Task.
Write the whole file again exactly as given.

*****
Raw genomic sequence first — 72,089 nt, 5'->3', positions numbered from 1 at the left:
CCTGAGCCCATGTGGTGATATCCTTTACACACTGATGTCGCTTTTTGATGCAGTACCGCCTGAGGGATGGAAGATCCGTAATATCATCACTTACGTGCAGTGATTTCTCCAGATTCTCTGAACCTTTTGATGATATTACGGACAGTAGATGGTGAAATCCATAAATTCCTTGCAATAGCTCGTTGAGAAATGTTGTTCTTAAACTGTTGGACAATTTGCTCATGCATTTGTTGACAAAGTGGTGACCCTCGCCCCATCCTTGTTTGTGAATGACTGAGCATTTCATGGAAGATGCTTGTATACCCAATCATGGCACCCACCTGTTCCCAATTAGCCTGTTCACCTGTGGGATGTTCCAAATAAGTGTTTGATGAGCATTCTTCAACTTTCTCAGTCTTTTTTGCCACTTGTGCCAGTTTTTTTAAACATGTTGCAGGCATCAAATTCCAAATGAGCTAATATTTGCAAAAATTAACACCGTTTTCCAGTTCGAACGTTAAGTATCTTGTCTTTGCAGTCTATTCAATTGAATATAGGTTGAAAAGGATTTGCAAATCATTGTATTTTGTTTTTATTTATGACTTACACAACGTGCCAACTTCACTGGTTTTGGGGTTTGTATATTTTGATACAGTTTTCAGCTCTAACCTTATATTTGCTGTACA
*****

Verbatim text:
Raw genomic sequence first — 72,089 nt, 5'->3', positions numbered from 1 at the left:
CCTGAGCCCATGTGGTGATATCCTTTACACACTGATGTCGCTTTTTGATGCAGTACCGCCTGAGGGATGGAAGATCCGTAATATCATCACTTACGTGCAGTGATTTCTCCAGATTCTCTGAACCTTTTGATGATATTACGGACAGTAGATGGTGAAATCCATAAATTCCTTGCAATAGCTCGTTGAGAAATGTTGTTCTTAAACTGTTGGACAATTTGCTCATGCATTTGTTGACAAAGTGGTGACCCTCGCCCCATCCTTGTTTGTGAATGACTGAGCATTTCATGGAAGATGCTTGTATACCCAATCATGGCACCCACCTGTTCCCAATTAGCCTGTTCACCTGTGGGATGTTCCAAATAAGTGTTTGATGAGCATTCTTCAACTTTCTCAGTCTTTTTTGCCACTTGTGCCAGTTTTTTTAAACATGTTGCAGGCATCAAATTCCAAATGAGCTAATATTTGCAAAAATTAACACCGTTTTCCAGTTCGAACGTTAAGTATCTTGTCTTTGCAGTCTATTCAATTGAATATAGGTTGAAAAGGATTTGCAAATCATTGTATTTTGTTTTTATTTATGACTTACACAACGTGCCAACTTCACTGGTTTTGGGGTTTGTATATTTTGATACAGTTTTCAGCTCTAACCTTATATTTGCTGTACA